Obviously there are other interesting things in there about potential further action and read-across, but for this blog I’m interested in the here and now. Let’s have a think about…


Generally, what’s in here was well leaked and there are few surprises; the surprises there are are in the detail. I think there are 4 main impacts:

  1. Commercial implications for platforms – let’s not forget that the biggest platforms are all bundled and survive on retained rebates on the pre-RDR book. As with many industries, there is a cross-subsidy from the more profitable old book to the less profitable transparent new book. That cross-subsidy is a cash cow, which is now – very slowly – being led up the ramp to the abattoir. It’s a 2-year journey but it is going to happen. I estimate – based on the difference between explicit book charges (ie no clever deals) and rebate terms we’ve seen that this could cut revenue by up to 1/3rd in some cases, and 1/5th routinely. My business would hurt badly if you took 1/3rd of our revenue away, and so would yours. So will theirs. This is a big deal. The platforms involved will pivot to the operational impact in their messaging and sweep the commercial stuff away, which is what I’d do too, but the real story is the revenue drop for platforms which are already only marginally profitable.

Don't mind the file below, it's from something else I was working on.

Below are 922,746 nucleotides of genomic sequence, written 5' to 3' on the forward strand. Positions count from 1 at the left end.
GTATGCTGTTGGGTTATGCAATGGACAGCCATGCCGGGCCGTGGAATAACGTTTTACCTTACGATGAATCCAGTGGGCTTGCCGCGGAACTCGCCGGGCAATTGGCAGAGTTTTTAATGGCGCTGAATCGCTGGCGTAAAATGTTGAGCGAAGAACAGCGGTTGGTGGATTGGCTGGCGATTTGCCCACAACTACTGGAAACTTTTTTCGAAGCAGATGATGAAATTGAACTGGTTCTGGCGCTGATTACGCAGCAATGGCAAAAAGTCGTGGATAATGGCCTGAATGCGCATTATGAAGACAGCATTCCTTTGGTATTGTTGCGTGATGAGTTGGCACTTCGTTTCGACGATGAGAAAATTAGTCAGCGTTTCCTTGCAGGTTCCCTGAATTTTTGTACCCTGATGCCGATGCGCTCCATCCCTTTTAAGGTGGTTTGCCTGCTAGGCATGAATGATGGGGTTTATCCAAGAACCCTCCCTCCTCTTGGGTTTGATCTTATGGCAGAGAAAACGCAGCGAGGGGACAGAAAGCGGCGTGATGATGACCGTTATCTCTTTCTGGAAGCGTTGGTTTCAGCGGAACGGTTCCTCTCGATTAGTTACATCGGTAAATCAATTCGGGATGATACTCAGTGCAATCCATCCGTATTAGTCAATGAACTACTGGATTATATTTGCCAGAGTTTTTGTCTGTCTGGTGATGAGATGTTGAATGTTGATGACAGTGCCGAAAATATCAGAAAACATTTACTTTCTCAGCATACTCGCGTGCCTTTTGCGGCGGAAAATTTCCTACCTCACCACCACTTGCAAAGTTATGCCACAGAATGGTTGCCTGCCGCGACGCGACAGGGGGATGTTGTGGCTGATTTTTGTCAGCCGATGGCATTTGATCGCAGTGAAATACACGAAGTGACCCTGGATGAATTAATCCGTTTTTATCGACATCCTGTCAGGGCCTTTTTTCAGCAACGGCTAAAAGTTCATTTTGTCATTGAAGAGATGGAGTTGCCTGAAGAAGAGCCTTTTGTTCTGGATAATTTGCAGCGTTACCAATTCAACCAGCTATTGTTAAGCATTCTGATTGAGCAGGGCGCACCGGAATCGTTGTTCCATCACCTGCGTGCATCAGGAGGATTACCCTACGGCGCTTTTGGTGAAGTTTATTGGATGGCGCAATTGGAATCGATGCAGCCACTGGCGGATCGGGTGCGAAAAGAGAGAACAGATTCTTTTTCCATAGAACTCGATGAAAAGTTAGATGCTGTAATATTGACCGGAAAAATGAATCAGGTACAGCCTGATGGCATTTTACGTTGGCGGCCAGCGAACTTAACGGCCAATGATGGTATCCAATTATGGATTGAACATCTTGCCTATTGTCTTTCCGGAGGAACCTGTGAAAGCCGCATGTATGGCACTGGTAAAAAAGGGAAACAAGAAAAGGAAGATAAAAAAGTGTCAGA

2. Costs to clients – FCA has been interesting in saying that where better terms than a standard ‘clean’ rate have existed, they expect terms to stay broadly the same – this is the fundamental basis of SUPERCLEAN. Nothing in there about unique availability though! I heard recently that certain large fund managers had seen an increase in revenue of 12bps post-RDR as a result of the move to clean. That means clients are paying more, and it needs addressed. Forget all the crap about market forces and economics, the lower priced classes need to happen and fund managers need to accept that they’ll be forced to offer those to anyone who’s ever gone to a negotiating class. 75bps was always a dream; time to wake up.